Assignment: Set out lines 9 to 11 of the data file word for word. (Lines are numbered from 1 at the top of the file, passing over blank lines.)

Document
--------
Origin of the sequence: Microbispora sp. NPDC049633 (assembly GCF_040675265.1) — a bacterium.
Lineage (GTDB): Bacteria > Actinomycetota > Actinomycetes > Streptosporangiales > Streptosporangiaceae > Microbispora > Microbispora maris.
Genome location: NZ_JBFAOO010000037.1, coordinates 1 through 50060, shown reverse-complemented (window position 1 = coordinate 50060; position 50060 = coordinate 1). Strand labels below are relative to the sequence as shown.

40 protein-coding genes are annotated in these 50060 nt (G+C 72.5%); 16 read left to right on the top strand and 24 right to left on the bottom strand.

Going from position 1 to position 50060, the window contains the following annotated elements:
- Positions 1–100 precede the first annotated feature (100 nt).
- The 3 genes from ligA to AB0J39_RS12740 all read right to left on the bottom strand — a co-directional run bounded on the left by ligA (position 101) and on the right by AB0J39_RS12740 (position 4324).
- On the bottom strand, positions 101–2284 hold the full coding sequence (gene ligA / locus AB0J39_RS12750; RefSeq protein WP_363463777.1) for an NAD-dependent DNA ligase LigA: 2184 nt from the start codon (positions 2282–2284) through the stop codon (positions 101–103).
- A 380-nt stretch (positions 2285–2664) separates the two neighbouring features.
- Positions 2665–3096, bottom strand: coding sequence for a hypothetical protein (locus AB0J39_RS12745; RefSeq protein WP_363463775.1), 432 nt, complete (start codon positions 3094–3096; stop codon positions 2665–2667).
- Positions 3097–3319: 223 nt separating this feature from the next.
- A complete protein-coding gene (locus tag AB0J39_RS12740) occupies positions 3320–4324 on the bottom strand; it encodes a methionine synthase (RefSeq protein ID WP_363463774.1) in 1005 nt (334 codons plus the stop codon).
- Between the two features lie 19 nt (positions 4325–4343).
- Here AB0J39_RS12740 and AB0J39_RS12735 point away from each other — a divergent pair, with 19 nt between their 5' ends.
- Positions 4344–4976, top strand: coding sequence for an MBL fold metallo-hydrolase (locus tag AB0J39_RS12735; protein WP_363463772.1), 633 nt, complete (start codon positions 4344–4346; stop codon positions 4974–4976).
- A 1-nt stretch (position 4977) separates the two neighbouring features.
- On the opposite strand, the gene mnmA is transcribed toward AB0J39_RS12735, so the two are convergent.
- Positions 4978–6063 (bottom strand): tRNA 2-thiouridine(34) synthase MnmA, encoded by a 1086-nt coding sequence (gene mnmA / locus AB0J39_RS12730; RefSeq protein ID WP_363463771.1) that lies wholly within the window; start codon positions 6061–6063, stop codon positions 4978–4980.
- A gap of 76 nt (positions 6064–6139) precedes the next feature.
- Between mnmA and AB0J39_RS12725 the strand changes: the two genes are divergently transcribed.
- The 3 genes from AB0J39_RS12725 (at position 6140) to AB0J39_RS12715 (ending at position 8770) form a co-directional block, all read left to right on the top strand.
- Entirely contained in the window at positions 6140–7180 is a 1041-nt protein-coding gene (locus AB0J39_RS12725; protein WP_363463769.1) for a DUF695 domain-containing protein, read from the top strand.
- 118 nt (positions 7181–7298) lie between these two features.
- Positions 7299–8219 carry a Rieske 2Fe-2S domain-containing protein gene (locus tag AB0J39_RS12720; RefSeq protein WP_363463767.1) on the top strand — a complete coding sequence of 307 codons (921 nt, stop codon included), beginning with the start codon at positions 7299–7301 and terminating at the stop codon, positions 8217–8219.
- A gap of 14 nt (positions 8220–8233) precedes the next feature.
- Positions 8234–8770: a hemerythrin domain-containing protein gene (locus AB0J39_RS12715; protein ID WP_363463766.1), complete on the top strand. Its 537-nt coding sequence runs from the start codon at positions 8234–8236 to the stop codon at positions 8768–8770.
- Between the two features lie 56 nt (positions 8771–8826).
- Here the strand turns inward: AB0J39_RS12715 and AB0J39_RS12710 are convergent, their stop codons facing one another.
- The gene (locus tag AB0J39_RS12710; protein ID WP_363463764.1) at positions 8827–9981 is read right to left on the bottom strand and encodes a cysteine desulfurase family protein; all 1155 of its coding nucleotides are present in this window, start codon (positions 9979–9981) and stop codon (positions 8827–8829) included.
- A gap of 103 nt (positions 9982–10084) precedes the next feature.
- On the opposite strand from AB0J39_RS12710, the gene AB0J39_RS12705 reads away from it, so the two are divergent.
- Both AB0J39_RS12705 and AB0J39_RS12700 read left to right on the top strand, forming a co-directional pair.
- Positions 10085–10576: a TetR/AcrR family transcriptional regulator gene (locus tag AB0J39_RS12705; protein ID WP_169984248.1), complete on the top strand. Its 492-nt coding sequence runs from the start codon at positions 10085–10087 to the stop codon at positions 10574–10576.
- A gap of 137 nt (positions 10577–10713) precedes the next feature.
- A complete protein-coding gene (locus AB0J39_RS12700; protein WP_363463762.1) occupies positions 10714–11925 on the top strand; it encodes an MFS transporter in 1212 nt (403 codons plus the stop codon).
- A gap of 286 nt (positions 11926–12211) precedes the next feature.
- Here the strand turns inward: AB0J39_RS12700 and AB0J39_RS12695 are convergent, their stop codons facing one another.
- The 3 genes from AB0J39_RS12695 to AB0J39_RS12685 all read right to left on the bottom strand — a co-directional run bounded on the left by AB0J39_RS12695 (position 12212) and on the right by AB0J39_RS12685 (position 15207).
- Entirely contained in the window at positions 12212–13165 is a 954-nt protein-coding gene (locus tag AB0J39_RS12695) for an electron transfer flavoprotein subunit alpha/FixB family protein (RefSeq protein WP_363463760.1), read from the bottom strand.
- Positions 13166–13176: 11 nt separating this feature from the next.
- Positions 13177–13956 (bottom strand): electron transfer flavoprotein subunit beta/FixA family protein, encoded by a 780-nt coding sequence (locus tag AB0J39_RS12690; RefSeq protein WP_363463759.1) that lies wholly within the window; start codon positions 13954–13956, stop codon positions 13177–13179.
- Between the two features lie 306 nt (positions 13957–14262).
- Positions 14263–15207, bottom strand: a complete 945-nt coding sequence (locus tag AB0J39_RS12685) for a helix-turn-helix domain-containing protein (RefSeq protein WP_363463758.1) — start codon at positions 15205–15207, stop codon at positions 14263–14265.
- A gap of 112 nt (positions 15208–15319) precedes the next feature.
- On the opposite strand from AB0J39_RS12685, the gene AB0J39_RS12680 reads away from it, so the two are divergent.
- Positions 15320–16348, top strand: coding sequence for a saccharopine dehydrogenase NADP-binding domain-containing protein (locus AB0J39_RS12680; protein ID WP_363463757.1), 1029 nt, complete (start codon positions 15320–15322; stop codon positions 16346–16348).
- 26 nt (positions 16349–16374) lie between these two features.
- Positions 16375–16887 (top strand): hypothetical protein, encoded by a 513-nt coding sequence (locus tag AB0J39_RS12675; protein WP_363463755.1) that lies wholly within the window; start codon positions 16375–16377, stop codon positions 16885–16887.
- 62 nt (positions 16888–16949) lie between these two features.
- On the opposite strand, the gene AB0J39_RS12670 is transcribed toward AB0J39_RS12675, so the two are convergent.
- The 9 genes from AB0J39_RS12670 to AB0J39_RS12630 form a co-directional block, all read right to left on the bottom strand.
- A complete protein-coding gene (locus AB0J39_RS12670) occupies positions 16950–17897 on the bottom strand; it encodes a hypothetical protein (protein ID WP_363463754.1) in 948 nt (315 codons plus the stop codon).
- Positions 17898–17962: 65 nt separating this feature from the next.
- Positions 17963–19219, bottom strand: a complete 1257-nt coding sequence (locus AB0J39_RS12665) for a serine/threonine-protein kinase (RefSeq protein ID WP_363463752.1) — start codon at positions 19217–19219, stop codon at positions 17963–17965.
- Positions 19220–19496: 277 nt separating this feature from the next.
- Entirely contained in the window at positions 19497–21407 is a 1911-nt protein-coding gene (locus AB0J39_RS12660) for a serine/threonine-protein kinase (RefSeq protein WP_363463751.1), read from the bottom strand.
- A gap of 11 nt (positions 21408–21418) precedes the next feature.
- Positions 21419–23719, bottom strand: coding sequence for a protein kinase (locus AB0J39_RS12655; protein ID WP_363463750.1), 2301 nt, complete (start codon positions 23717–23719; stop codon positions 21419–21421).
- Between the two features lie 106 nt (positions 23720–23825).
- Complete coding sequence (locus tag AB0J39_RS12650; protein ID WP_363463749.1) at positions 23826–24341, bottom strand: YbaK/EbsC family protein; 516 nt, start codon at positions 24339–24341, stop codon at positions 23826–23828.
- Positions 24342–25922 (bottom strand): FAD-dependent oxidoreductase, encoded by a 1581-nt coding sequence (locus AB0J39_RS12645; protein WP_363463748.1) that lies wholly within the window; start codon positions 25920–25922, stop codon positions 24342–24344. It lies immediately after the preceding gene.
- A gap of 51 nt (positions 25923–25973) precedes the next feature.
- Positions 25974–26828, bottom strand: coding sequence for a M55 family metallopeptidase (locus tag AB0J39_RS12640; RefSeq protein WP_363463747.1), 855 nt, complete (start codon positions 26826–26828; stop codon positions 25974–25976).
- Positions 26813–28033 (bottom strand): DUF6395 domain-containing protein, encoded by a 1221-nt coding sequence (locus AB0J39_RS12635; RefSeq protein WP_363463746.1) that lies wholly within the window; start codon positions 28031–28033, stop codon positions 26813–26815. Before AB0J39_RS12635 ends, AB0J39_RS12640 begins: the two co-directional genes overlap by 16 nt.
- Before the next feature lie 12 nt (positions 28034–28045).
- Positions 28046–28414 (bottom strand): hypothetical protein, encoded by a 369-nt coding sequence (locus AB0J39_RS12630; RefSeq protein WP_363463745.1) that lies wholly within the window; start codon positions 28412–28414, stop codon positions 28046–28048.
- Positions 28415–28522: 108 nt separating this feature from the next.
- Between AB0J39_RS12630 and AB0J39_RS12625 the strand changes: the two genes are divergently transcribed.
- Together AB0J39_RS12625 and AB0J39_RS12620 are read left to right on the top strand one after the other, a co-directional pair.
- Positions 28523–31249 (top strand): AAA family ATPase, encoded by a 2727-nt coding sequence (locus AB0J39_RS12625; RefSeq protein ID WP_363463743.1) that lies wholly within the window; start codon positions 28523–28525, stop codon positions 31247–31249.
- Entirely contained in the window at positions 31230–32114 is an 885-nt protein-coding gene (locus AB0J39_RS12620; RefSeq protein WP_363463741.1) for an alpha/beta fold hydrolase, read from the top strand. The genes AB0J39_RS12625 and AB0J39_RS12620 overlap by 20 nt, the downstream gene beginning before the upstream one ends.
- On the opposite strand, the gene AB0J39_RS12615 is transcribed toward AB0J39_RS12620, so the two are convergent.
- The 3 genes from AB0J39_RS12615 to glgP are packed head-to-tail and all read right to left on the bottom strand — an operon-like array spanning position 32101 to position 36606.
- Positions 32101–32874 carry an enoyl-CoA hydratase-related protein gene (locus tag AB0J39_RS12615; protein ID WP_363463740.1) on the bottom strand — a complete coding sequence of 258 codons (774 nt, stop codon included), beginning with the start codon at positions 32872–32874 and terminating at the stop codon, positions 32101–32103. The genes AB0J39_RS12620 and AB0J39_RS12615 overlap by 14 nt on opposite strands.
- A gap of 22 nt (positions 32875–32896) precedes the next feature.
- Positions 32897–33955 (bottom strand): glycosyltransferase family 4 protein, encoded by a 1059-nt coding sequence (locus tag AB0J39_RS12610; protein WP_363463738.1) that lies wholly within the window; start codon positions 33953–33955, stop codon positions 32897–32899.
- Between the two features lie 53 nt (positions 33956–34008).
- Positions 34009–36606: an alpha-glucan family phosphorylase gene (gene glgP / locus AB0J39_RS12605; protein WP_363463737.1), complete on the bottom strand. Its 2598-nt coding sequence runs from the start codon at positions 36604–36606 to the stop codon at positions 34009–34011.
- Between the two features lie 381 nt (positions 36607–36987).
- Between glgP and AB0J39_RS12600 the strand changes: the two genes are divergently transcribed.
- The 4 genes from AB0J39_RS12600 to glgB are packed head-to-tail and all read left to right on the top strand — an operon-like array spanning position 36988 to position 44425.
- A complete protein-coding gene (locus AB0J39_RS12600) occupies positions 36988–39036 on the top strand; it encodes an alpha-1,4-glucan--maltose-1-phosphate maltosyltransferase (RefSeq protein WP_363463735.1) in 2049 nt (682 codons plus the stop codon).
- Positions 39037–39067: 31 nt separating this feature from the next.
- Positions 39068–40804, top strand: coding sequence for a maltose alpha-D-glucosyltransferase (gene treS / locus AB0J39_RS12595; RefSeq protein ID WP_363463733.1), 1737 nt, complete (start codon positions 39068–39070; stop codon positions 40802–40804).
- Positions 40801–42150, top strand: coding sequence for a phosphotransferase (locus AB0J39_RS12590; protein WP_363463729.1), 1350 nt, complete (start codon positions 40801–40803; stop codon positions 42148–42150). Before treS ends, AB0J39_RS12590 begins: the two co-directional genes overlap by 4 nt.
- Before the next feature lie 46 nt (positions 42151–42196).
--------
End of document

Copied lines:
- A 380-nt stretch (positions 2285–2664) separates the two neighbouring features.
- Positions 2665–3096, bottom strand: coding sequence for a hypothetical protein (locus AB0J39_RS12745; RefSeq protein WP_363463775.1), 432 nt, complete (start codon positions 3094–3096; stop codon positions 2665–2667).
- Positions 3097–3319: 223 nt separating this feature from the next.